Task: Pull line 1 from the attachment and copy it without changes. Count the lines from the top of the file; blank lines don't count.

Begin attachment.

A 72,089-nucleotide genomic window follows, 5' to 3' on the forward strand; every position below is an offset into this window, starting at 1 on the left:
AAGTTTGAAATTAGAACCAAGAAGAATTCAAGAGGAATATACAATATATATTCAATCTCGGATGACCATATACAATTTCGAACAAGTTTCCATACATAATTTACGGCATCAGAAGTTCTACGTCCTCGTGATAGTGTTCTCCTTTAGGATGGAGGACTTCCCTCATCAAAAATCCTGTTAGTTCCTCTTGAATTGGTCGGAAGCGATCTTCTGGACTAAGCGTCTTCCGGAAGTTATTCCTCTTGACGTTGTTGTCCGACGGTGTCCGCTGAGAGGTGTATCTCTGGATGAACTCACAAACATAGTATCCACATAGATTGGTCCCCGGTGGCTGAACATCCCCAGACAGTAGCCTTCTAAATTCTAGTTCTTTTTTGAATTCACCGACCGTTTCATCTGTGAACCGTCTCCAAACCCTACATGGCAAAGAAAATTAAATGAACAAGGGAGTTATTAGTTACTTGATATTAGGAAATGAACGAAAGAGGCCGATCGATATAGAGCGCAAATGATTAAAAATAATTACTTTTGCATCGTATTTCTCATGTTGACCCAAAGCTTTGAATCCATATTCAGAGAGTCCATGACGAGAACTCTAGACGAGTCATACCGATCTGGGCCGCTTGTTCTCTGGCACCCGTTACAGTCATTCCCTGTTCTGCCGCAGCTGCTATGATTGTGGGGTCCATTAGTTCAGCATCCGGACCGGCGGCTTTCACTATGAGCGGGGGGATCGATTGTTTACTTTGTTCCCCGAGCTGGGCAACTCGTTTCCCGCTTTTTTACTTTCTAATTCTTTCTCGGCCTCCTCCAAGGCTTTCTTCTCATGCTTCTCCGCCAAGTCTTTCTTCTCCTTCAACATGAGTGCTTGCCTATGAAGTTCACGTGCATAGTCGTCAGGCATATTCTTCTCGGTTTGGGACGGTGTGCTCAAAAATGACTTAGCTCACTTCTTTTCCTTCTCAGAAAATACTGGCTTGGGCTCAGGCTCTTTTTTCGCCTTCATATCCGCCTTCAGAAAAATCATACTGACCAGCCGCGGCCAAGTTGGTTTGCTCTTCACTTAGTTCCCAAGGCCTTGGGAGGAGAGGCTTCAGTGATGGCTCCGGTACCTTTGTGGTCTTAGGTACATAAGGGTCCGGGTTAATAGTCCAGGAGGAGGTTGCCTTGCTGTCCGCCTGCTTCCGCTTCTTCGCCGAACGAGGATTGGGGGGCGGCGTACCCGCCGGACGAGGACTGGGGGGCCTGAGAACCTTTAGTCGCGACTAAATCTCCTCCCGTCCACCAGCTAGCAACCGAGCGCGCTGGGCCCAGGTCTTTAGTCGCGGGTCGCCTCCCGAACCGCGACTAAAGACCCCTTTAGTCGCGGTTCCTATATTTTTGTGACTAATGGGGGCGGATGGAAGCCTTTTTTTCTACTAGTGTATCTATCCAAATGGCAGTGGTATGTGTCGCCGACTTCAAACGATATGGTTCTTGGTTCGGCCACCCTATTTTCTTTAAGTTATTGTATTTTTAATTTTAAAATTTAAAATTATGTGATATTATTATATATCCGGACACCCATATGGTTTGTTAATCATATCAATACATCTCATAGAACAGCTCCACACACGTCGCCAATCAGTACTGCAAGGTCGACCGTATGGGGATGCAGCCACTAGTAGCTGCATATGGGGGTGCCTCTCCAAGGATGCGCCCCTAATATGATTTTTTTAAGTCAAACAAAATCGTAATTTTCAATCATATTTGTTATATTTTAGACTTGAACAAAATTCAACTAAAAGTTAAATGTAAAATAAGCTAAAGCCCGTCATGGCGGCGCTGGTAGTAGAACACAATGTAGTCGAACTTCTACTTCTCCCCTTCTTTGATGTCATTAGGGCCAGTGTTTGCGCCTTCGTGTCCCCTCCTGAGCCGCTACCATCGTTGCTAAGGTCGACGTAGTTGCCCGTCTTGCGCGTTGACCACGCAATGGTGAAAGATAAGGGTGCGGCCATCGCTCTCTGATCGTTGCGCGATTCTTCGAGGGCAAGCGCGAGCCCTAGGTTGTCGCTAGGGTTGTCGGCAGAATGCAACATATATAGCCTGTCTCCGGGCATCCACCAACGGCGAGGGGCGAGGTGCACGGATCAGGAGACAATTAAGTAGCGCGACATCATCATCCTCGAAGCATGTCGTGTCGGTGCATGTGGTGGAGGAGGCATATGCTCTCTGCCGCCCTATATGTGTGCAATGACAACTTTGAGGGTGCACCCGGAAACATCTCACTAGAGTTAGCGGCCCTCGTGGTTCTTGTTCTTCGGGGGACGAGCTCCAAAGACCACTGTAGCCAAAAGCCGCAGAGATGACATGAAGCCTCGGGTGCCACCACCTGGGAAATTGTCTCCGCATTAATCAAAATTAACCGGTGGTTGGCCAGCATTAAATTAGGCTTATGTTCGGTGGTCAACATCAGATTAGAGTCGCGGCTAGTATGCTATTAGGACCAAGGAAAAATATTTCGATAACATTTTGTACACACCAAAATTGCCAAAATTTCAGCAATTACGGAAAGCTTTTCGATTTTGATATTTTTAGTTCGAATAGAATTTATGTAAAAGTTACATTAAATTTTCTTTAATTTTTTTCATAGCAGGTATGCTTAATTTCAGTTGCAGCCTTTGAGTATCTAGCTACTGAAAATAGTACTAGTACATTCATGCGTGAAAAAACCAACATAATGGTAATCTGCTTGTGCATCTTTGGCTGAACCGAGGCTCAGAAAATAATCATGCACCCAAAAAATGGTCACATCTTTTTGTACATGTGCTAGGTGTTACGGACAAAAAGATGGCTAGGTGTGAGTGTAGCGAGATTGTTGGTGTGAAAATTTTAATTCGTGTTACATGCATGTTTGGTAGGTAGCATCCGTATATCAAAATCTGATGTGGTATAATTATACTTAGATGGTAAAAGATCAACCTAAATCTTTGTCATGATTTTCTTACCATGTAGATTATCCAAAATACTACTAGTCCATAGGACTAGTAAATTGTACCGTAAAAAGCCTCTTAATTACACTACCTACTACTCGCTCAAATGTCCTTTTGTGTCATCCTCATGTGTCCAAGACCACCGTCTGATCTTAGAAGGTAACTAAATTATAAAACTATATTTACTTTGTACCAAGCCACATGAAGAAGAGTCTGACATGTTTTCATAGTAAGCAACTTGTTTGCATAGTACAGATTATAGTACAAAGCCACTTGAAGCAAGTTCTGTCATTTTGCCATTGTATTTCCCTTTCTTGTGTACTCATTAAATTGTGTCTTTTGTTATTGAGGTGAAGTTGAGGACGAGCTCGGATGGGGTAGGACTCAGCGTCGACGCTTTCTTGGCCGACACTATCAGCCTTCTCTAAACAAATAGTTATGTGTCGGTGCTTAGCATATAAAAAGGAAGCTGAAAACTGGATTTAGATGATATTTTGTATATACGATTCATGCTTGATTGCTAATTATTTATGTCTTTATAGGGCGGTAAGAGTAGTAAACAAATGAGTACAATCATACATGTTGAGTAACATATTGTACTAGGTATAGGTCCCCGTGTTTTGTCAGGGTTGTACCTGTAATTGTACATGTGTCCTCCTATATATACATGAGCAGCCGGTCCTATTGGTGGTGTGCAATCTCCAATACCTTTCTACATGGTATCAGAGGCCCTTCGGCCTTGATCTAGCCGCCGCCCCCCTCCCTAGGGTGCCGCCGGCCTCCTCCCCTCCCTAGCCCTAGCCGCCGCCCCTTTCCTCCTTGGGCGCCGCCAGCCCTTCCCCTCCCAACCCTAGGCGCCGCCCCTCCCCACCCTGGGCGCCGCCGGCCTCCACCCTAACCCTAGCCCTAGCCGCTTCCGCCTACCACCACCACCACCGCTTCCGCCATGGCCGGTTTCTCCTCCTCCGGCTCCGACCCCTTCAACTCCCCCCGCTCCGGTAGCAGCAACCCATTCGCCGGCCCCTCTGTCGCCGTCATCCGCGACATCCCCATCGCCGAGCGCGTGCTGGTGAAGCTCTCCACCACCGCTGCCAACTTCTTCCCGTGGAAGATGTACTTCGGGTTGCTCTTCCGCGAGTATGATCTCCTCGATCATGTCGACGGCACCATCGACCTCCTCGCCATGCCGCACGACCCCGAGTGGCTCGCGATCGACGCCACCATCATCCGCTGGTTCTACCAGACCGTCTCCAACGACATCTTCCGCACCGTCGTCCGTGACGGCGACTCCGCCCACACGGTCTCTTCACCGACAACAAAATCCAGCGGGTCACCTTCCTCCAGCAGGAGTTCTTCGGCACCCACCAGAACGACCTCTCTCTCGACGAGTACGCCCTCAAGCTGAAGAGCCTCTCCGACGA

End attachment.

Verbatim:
A 72,089-nucleotide genomic window follows, 5' to 3' on the forward strand; every position below is an offset into this window, starting at 1 on the left: